September 1998

Lessons from Cancelled
Seniors Benefit Legislation

© Talbot Stevens

With the Seniors Benefit now cancelled, it makes sense to recognize the many lessons from this legislation. Some lessons can benefit us now, and others will help us better understand the impact of future efforts to claw back government benefits.

My study of the Seniors Benefit (SB) legislation, commissioned by Strategic Value Corporation, verified that the cancellation is a victory for Canadian investors.

Although it took the public several years to recognize the problems with the Seniors Benefit, the final lesson is that nothing is written in stone and with enough public pressure, things can change.

Other lessons include the following.

Lesson: Clawing back government benefits is a “hidden” form of raising tax rates. Under the SB, the tax rates for most middle-income seniors effectively would have increased 50 to 74%.

The loss or clawing back of a tax-free government income means that the net benefit from earning other sources of income drops by the same rate. Someone in a 40% tax bracket, facing the 20% SB clawback, essentially nets 40¢ dollars from earning extra income. This is the same as being in a 60% tax bracket — a 50% increase.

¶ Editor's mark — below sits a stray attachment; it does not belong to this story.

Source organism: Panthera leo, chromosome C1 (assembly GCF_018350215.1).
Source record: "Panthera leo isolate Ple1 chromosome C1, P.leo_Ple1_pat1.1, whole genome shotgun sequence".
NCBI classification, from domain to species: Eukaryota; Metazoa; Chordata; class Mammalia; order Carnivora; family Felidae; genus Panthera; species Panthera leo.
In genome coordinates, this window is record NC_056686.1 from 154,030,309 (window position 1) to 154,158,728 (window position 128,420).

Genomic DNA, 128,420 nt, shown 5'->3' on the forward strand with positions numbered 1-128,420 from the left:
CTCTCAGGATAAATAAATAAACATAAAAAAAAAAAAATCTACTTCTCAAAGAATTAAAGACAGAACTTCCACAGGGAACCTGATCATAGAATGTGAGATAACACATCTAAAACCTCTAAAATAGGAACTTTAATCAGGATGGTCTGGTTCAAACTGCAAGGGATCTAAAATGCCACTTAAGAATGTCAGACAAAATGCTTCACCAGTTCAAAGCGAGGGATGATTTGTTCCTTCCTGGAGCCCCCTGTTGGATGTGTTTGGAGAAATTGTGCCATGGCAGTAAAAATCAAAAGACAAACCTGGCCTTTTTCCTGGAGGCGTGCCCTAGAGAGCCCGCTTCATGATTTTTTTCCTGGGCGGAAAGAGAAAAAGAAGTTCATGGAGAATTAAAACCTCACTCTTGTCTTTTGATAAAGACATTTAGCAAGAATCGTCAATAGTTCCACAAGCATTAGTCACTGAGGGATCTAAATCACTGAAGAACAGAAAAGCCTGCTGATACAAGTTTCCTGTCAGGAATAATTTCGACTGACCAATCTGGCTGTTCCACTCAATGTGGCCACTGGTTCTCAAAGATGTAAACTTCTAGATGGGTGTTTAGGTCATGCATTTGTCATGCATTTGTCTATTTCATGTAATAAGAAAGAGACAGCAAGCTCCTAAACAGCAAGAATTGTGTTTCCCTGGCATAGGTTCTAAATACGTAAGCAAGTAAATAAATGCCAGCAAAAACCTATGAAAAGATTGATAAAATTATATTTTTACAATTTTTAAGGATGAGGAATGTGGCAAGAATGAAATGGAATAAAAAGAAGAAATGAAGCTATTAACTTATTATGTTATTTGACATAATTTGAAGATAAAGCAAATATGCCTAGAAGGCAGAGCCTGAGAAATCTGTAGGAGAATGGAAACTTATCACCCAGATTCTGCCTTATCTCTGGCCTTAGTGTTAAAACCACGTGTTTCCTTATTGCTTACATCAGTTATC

Lesson: Diversify by strategy. Most Canadians have the majority, if not all, of their voluntary retirement savings in one, single strategy — RRSPs. The 20% SB clawback would have meant a drop in after-tax RRSP income of 27 to 40%. Is it safe to have all of your voluntary savings in any single strategy?

The most important message I've given to the public and financial advisors over the last two years is the critical, overlooked importance of diversifying by strategy. Some money should be in RRSPs, some unsheltered, and perhaps some leveraged conservatively.

Lesson: Evaluate retirement strategies by their ability to produce after-tax, after-clawback income. The increase in tax rates due to clawbacks forces us to rethink how retirement strategies are analyzed. If your financial goal is saving for retirement, then the only thing that matters is how much after-tax income an investment approach produces from the day you retire until death.

Lesson: The RRSP Refund Strategy, what you do with your RRSP refund, has a critical impact on the size of your RRSP retirement fund. The last two Strategy Sheets outlined five RRSP Refund Strategies, each of which produce different levels of after-tax retirement income.

Lesson: There is a minimum holding period for RRSPs. Based on a number of key parameters including the Refund Strategy used, my research identified for the first time that there is a minimum holding period needed for RRSPs to produce more after-tax retirement income than unregistered investments.

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